Too often in the world of sports you have people that are look at me people, and try to bring attention to themselves. (Patrick Marleau) is a true professional who won a gold medal last year representing his country, scored 44 goals in this league, has always carried himself in a classy way. He is one of the fastest players in the league. He is 6-2, 6-3, 225 pounds. His teammates respect him immensely. When you get chose for probably the hardest team to make in the world, the Canadian Olympic team, that should speak volumes. For him to step up, and as a pending unrestricted free agent, for him to decide to stay here in San Jose and see something through, particularly after last summer where we took the C off his shoulder because it was in his best interest and the team’s. He responded with character. He responded with work, and how he played on the ice. That is what you want as an athlete, that is what you want as a teammate. The outside noise, the people that don’t really know Patrick, they are entitled to their opinion but until you truely know somebody and spend time with them everday and see his commitment and his character, I would be very careful to judge him. He is one of the best players in this league. Hockey players never think they are bigger than the team or bigger than the game. Patrick Marleau is one heck of a hockey player. We are very proud to have him as a part of this organization.
More Shark Notes: A few Sharks are making the community rounds, defenseman Dan Boyle will ring the bell at the Winchester Mystery House 13 times on Friday the 13th. The late Victorian mansion has over 160 rooms, and many of the elaborately constructed stairways, windows and hallways lead to nowhere to trap ghosts. Joe Pavelski and SJ Sharkie will represent the teal nation today at Comcast Sports Net’s post-Giants game barbeque. Athletes from several local sports teams and the cheerleaders from the Niners and Warriors will be in attendance. The BBQ will start after the game at 370 3rd Street in San Francisco. Tune in to CSNBA’s Chronicle Live tonight for a special BBQ edition.
A final NARCh North American Rollerhockey Championship recap is up from California Rubber Magazine. The largest amateur inline hockey tournament in the world, this year hosted by San Jose, was expectedly California heavy in the results. 23 of the 32 divisional championship games had at least one Califorinia team participating, and 12 were all-California finals according to CR. One interesting note from the NARCh Pro Division (video of the Pro Division Finals here from Sharkspage), 6 of the 14 teams that qualified were from California (Eschelon Jr. Ducks HB, Eschelon Jr. Ducks, L.A. Pama Cyclones, Mission AKS Empire, Mission Axiom and Mission Momentum). The Tour Mudcats, who repeated as champions with the benefit of a last minute power play, lined up opposite of Mission Labeda Snipers forward and Philadelphia Flyers 2007 sixth round draft pick Patrick Maroon. Also noted from California Rubber, San Jose Sharks head coach Todd McLellan was in attendance at Rollin Ice during the Finals weekend.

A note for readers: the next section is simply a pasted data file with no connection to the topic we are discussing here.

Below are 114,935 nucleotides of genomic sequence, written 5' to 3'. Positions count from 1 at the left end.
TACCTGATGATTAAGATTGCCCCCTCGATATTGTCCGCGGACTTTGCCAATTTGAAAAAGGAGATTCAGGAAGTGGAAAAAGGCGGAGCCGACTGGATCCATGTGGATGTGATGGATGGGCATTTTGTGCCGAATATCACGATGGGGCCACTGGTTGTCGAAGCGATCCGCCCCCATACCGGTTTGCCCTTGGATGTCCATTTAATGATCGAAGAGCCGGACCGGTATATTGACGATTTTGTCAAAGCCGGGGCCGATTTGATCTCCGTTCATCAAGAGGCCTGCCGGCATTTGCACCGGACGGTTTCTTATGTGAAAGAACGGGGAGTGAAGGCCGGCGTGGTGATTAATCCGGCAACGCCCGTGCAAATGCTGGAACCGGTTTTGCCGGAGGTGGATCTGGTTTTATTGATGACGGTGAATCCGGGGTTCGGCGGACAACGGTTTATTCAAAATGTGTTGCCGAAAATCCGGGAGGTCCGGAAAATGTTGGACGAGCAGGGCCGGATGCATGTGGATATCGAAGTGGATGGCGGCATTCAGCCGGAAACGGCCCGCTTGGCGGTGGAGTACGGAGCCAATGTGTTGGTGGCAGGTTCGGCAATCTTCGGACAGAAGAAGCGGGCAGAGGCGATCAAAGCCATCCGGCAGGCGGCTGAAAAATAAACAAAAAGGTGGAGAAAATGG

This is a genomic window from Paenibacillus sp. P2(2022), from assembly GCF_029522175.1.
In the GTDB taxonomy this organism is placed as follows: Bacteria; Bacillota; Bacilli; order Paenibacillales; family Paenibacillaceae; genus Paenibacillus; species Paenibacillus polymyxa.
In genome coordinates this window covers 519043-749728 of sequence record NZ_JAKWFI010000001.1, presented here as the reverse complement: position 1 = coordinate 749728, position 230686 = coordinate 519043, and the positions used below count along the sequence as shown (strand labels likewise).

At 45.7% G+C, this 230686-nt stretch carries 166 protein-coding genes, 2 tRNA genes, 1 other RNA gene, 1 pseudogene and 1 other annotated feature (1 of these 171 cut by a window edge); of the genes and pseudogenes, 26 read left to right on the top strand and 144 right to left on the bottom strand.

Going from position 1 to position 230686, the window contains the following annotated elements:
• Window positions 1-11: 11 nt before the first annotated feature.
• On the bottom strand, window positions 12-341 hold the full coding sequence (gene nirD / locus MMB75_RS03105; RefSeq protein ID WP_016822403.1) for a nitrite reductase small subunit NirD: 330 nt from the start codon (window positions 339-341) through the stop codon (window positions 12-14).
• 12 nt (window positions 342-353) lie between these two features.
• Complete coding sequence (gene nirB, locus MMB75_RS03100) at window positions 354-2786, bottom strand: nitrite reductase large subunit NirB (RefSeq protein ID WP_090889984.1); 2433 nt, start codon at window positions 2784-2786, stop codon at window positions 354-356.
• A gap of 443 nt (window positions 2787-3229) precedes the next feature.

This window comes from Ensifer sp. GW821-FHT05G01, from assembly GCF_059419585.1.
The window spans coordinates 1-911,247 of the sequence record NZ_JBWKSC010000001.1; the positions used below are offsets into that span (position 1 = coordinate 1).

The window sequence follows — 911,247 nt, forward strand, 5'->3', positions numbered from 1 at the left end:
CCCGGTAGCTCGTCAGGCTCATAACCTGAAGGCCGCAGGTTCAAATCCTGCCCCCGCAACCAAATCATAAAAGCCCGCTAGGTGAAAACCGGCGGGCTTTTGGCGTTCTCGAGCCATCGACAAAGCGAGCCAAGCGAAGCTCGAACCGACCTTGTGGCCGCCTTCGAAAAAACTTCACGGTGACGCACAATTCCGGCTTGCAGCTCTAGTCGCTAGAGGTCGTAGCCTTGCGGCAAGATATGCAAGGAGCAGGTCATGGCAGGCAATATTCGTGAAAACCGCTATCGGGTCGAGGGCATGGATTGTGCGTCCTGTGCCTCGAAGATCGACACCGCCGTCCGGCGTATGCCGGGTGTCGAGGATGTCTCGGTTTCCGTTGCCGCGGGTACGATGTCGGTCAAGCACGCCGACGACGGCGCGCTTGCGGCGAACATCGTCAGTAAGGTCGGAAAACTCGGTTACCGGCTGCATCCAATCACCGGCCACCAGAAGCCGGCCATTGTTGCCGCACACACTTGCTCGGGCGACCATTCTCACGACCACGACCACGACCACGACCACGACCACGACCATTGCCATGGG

San Jose Sharks 2010 first round draft pick Charlie Coyle checked in with the Kings blog Mayors Manor on the recently completed USA Hockey evaluation camp in Lake Placid, NY. “I thought I was just going to come to camp and be a grinder. I didnt expect to put anything on the board or anything. So, those two goals boosted my confidence. It let me know that I can play with these guys and that I can be a big part of this. Knowing that I could score and contribute definitely helped me out a little bit,” Coyle told MM. The San Jose Sharks checked in with 2009 second round draft pick Taylor Doherty at Team Canada’s evaluation camp. “The World Junior team means the world to Canada. This is the first step to the development of the team. Everybody here is really excited about it; the players, the coaches and the staff. It’s pretty special for me to be invited here and participate in this camp.” the 6-foot-7, 230-pound defenseman told SJsharks.com last week.
[Update] New San Jose Sharks winger/grinder Jamal Mayers was interviewed Tueday on KNBR’s Razor and Mr. T show with Ralph Barbieri and former Golden State Warriors grinder Tom Tolbert. “I like to think of myself as being tough to play against, using my speed and being physical,” Mayers told Ralph and Tom on his style of play. As a former Maple Leaf, Flame and Blue, Mayers was also asked his thoughts about the Sharks from the outside looking in. “You can tell when (Sharks) come into your building, they are a team that expects to win.”
[Update2] Yahoo Puck Daddy Greg Wyshynski has more on the Sharks decision to go with Niittymaki over Nabokov. The examination of goaltending styles with regards to San Jose and Evgeni Nabokov this offseason really began with this post, also with thoughts by SI’s Darren Eliot.